Damaging mould found on world class whale bone collection stored at Te Papa

Damaging mould has been found on a world class whale bone collection stored by the national museum, Te Papa.

Experts have written to Jacinda Ardern concerned with the museum’s capacity to care for its collections. Source: 1 NEWS

Te Papa is now investigating how over 400 bones became mouldy – that's more than 20 per cent of the collection.

It comes as the museum prepares to announce its third round of job cuts to its curator staff in five years.

Dozens of experts from around the world have written to the Prime Minister concerned the museum can't adequately care for its collections.

Anton van Heldon looked after the unique and extensive whale collection for 24 years until a recent restructuring by Te Papa.

"Very literally my blood sweat and tears went into that collection," he says.

He says he was heartbroken to hear the bones, which contributed to Te Papa's highly successful Tahora exhibition, were damaged.

Whale bones are oily which is why they are vulnerable to mould, but experts say the extent of the problem is unacceptable.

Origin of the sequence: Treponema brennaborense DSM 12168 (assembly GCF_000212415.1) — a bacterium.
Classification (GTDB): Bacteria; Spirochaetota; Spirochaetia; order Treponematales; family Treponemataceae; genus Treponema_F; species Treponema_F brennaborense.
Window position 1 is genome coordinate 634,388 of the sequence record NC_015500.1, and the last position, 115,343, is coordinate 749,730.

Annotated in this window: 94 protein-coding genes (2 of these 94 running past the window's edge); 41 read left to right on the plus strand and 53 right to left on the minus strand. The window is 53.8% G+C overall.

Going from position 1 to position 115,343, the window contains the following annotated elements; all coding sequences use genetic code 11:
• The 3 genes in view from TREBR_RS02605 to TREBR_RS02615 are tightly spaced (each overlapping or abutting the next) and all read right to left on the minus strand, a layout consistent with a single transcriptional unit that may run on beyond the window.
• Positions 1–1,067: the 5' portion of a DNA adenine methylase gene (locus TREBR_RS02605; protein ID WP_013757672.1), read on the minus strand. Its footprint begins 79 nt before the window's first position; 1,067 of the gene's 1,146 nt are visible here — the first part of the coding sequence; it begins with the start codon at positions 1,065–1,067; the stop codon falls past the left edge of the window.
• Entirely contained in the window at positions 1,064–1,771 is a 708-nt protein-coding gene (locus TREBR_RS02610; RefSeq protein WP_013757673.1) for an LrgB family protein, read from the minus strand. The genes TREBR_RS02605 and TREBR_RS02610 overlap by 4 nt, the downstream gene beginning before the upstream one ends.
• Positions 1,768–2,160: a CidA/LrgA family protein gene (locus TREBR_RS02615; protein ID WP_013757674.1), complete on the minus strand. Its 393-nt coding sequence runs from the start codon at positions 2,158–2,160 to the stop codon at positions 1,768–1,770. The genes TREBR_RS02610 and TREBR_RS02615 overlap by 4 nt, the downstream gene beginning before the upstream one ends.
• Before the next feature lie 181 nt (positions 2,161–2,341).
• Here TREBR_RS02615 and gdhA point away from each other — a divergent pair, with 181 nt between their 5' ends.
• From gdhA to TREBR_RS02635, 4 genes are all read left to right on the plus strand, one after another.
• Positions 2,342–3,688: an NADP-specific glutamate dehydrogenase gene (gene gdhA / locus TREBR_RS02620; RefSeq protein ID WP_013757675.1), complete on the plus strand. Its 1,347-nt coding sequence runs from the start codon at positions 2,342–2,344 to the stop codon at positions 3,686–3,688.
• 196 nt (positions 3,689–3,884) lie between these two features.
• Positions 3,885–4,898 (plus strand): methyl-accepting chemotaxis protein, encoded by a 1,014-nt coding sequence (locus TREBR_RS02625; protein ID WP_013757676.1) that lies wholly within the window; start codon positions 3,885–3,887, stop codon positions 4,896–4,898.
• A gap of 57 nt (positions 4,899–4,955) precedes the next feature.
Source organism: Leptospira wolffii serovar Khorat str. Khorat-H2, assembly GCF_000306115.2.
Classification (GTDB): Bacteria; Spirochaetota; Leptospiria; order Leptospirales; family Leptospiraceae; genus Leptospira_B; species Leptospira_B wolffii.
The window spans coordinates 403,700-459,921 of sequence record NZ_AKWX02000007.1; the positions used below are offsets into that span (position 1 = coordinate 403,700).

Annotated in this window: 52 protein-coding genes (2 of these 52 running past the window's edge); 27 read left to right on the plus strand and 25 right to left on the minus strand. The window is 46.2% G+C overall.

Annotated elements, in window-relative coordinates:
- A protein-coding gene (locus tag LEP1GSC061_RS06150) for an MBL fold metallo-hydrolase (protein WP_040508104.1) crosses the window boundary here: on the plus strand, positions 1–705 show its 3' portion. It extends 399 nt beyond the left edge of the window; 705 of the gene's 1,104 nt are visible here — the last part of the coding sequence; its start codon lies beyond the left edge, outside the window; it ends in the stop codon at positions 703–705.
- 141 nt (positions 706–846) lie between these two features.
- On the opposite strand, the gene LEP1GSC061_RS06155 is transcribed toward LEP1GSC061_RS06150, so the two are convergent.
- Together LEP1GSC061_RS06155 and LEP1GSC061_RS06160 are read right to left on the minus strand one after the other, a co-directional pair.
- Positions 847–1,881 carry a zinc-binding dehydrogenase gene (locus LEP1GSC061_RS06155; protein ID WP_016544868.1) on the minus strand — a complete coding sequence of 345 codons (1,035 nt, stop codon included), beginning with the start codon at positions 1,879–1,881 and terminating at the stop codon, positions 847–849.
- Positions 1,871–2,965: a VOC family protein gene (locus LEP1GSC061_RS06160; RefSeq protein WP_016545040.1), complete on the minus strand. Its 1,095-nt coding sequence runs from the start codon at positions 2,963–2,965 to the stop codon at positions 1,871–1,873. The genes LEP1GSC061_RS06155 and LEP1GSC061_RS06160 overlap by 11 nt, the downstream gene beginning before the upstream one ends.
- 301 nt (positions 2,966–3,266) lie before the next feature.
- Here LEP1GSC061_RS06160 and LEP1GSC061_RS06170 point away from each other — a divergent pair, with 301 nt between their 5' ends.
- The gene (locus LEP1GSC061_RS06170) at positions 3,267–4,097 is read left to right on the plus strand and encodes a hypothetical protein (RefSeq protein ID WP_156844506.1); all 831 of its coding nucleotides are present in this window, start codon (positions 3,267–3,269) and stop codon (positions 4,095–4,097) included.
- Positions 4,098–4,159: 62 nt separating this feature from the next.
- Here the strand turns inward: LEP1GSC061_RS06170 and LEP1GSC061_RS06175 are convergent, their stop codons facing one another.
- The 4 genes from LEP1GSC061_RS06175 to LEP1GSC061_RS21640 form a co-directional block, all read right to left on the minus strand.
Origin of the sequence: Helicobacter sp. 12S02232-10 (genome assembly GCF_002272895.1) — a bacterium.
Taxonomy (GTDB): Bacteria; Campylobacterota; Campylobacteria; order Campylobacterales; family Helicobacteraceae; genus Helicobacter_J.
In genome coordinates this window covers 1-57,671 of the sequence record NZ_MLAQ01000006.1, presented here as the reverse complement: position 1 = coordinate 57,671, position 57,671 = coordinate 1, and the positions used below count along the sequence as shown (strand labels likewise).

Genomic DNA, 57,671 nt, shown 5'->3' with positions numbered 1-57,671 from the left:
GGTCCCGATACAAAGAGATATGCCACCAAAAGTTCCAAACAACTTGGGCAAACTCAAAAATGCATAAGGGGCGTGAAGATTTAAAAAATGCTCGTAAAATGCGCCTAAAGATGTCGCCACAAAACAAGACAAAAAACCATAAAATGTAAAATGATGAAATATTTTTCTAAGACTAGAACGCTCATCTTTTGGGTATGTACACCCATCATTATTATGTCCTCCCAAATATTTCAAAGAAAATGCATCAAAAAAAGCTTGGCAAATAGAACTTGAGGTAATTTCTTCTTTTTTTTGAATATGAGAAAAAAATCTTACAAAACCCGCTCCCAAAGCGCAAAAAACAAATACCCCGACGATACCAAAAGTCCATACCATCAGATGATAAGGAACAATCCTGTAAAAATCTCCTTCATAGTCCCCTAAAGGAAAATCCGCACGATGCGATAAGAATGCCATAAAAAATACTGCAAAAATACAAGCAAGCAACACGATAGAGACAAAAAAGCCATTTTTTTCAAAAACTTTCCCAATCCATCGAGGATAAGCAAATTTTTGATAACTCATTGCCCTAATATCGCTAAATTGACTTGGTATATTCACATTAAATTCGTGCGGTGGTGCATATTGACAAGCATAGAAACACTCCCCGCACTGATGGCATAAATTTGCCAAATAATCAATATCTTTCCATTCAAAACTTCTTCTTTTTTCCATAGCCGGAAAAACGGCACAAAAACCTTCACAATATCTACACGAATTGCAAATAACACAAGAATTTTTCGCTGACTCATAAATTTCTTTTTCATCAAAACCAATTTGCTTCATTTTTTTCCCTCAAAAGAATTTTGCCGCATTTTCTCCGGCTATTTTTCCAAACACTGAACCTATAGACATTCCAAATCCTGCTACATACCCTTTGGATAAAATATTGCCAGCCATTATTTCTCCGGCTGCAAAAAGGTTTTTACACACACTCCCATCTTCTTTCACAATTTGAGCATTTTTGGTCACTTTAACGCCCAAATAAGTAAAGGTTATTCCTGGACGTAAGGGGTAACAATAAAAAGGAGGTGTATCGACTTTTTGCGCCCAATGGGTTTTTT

"If this had been caught earlier on it might be a different story. But now they're facing… much more work to deal with this issue," says Diana Coop, the president of NZ Conservators of Cultural Material.

There have been several restructures at Te Papa recently, including ones in 2013 and 2015. The latest proposal could see up to 25 jobs cut – halving the number of conservators and again cutting collection roles.

Te Papa says "caring for the collections is the core of what we do as a museum and that will never change," but it couldn’t comment consultations on the proposals were underway.

More than 30 experts are concerned though. Trevor Worthy is one palaeontologist who has written to the Prime Minister.

"It's absolutely not good enough because each of these collections needs specific expertise," he says.

The Government says it's sought reassurances from Te Papa that collections will be effectively and properly managed.

Meanwhile Te Papa says it’s working hard to ensure the whale bones are repaired.

"The usual kind of treatment we'd use is UV treatment then an ethanol treatment but our primary concern is the specimens are not degraded," says Head of Science Susan Waugh.